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Nature And Grace by Aquinas

Article Two Whether Eternal Blessedness is the Proper Object of Hope

Whether Eternal Blessedness is the Proper Object of Hope

We proceed to the second article thus:

1. It seems that eternal blessedness is not the proper object of hope. A man does not hope for that which is beyond every movement of his soul, since the action of hope is itself a movement of the soul. Now eternal blessedness is beyond every movement of the human soul, since the apostle says in I Cor.2:9: |neither have entered into the heart of man . . .| It follows that blessedness is not the proper object of hope.

2. Again, petition is an expression of hope, since it is said in Ps.37:5: |Commit thy way unto the Lord; trust also in him, and he shall bring it to pass.| But it is plain from the Lord's Prayer that one may lawfully pray to God not only for eternal blessedness, but also for the good things of this present life, both spiritual and temporal, and for deliverance from evils which will have no place in eternal blessedness. It follows that eternal blessedness is not the proper object of hope.

3. Again, the object of hope is the arduous. But many other things are arduous for man, besides eternal blessedness. It follows that eternal blessedness is not the proper object of hope.

On the other hand: the apostle says in Heb.6:19: |we have hope . . . which entereth,| that is, which causes us to enter, |into that within the veil,| that is, into heavenly blessedness, as the gloss says. The object of hope is therefore eternal blessedness.

I answer: as we said in the preceding article, the hope of which we are speaking attains to God, depending on his help in order to obtain the good for which it hopes. Now an effect must be proportionate to its cause. The good which we should properly and principally hope to receive from God is therefore the infinite good which is proportionate to the power of God who helps us, since it is proper to infinite power to lead to infinite good. This good is eternal life, which consists in the enjoyment of God. We ought indeed to hope for nothing less than himself from God, since the goodness by which he bestows good things on a creature is nothing less than his essence. The proper and principal object of hope is therefore eternal blessedness.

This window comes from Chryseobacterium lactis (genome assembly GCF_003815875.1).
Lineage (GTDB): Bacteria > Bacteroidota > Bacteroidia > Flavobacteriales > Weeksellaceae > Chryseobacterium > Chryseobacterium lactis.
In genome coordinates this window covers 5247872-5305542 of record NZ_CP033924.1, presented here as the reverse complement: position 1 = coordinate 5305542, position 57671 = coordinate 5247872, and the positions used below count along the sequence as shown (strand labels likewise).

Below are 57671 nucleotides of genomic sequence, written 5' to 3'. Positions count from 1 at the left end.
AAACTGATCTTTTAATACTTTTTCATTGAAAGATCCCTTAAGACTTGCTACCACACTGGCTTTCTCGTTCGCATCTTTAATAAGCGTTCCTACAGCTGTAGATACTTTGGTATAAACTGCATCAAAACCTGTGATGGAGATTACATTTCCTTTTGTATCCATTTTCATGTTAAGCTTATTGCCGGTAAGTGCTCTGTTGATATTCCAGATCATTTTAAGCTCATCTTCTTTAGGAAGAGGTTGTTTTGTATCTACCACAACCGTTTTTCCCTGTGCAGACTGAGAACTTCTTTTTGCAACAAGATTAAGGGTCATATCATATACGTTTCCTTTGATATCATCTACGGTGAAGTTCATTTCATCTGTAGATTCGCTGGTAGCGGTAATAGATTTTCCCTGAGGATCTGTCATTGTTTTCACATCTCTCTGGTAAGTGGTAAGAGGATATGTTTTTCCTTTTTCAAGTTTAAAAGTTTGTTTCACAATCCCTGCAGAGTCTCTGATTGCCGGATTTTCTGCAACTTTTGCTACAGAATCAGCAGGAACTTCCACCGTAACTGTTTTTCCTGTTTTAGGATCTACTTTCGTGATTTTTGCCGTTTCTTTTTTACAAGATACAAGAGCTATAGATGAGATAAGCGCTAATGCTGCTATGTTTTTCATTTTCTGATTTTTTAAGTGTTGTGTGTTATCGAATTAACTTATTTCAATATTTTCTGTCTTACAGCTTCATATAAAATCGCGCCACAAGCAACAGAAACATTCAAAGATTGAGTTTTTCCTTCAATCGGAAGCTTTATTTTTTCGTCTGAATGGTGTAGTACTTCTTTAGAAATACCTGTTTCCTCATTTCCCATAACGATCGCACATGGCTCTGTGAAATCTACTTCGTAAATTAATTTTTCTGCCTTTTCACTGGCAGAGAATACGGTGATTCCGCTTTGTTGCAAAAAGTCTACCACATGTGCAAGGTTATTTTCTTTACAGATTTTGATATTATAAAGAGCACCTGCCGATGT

On the first point: eternal blessedness does not enter into the heart of man perfectly, in such a way that the wayfarer may know what it is, or of what kind it is. But a man can apprehend it under the universal idea of perfect good, and in this way the movement of hope arises. It is therefore with point that the apostle says in Heb.6:19: |we have hope . . . which entereth into that within the veil,| since what we hope for is yet veiled, as it were.

On the second point: we ought not to pray to God for any other good things unless they relate to eternal blessedness. Hope is therefore concerned principally with eternal blessedness, and secondarily with other things which are sought of Gtod for the sake of it, just as faith also is concerned principally with such things as relate to God, as we said in Q.1, Art.1.

On the third point: all other things seem small to one who sets his heart on something great. To one who hopes for eternal life, therefore, nothing else appears arduous in comparison with this hope. But some other things can yet be arduous in relation to the capacity of him who hopes. There can accordingly be hope in regard to them, as things subservient to the principal object of hope.

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